7. “Youth, the future of all religions and of humanity itself, need special care in order to be protected from fanaticism and violence, and to become peace builders for a better world.
8. “Mindful of the suffering endured by the peoples of the Middle East due to unresolved conflicts, the participants, in respect of the competence of political leaders, ask to make use, through dialogue, of the resources of international law to solve the problems at stake in truth and justice.”
The next meeting of the joint committee is scheduled to be held in Cairo on February 23 and 24, 2010.
Vatican City, Feb 27, 2009 (CNA) - This morning the Vatican announced that Pope Benedict XVI has appointed Archbishop Orani João Tempesta to head the Church in Rio de Janerio, the most important see in Brazil, which is the most populous Catholic country in the world.
Most Reverend Orani João Tempesta, O. Cist., was born on June 23, 1950 in São José do Rio Pardo, Brazil.
He completed his elementary and high schools studies at São José do Rio Pardo, and in 1967 he joined the Cistercian Monastery of São Bernardo in the same city. He studied philosophy at the São Bento monastery in São Paulo and then went on to his theological studies at the Salesian’s Pius IX Theological Institute, also in São Paulo.
He pronounced his solemn vows as a Cistercian on February 2, 1969 and was ordained a priest on December 7, 1974.
Since 1984 he has filled multiple roles at the same time. He served as the Prior of his monastery; pastor of the São Roque Parish, the Diocesan Director of Communications, and as a professor at the Diocese São João da Boa Vista’s Heart of Mary Seminary.
In September 1996, the monastery of São Bernardo was transformed into an Abbey, and Prior Tempesta was elected as its first Abbot.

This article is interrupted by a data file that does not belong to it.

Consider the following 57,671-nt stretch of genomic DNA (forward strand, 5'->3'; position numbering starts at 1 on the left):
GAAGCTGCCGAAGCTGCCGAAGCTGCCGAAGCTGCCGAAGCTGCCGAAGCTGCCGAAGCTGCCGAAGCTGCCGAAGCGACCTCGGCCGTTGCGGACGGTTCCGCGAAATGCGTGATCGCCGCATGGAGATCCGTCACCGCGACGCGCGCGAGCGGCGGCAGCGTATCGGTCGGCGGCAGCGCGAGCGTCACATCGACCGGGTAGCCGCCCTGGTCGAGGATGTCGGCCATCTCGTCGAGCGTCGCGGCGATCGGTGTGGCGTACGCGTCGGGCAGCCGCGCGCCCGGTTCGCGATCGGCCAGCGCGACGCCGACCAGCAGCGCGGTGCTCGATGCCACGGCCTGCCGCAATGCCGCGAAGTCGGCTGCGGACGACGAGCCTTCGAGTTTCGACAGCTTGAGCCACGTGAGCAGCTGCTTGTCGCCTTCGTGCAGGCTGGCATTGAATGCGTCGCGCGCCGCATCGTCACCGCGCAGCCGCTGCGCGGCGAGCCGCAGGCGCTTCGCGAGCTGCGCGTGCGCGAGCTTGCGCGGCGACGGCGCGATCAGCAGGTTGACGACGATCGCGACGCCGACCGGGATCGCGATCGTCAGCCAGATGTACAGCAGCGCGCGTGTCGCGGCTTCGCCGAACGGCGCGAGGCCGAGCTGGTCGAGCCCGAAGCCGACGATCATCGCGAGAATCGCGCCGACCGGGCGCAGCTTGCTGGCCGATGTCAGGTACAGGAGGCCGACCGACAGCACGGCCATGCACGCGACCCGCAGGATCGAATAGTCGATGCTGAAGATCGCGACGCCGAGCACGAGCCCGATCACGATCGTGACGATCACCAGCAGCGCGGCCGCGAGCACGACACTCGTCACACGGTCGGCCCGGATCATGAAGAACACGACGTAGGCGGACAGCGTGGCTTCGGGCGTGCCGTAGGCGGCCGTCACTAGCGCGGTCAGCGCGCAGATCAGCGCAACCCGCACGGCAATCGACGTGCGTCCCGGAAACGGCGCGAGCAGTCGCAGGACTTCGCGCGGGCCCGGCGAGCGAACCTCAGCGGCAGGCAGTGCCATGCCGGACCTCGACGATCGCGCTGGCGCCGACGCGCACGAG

On February 26, 1997 he was appointed Bishop of São José do Rio Preto. He was then elected to head the office of Communications for the Southern Region of the Brazilian Bishops' Conference (CNBB.)
On October 13, 2004, he was appointed Archbishop of Belém do Pará and in 2007 he participated at the Fifth General Conference of the Latin American Bishops in Aparecida, Brazil.
As the Archbishop of Sao Sebastiao do Rio de Janeiro, Tempesta will serve 3.6 million faithful, 605 priests, 63 deacons and 1,392 religious. He succeeds Cardinal Eusebio Oscar Scheid S.C.I., whose resignation the Holy Father accepted, upon his having reached the age limit.
Rome, Italy, Feb 27, 2009 (CNA) - On Friday, the Vatican’s spokesman discarded an apology from Bishop Richard Williamson over remarks he made diminishing the extent of the Holocaust.
Bishop Williamson, who has been at the center of a storm of controversy due to his comments, issued an apology yesterday.
Reacting to Williamson’s apology, the Vatican’s spokesman, Fr. Federico Lombardi, faulted the bishop for issuing his statement in the form of an open letter. "This is not a letter directed to the Holy Father or to the Pontifical Ecclesia Dei Commission," Fr. Federico critiqued.
In his Thursday statement, Bishop Williamson said, "I can truthfully say that I regret having made such remarks, and that if I had known beforehand the full harm and hurt to which they would give rise, especially to the Church, but also to survivors and relatives of victims of injustice under the Third Reich, I would not have made them."
He also added that during his interview on Swedish television that he only gave the "opinion [...] of a non-historian," a perspective "formed 20 years ago on the basis of evidence then available, and rarely expressed in public since.
"To all souls that took honest scandal from what I said, before God I apologize," he wrote.
However, Fr. Lombardi stated on Friday that Williamson’s statement fell short of the retraction that the Vatican has asked for.
"The bishop’s statement doesn’t seem to respect the conditions established in the note from the Secretary of State, dated February 4, 2009, which stated that he must also distance himself in an absolute, unequivocal and public manner from his positions regarding the Shoah," Fr. Lombardi said.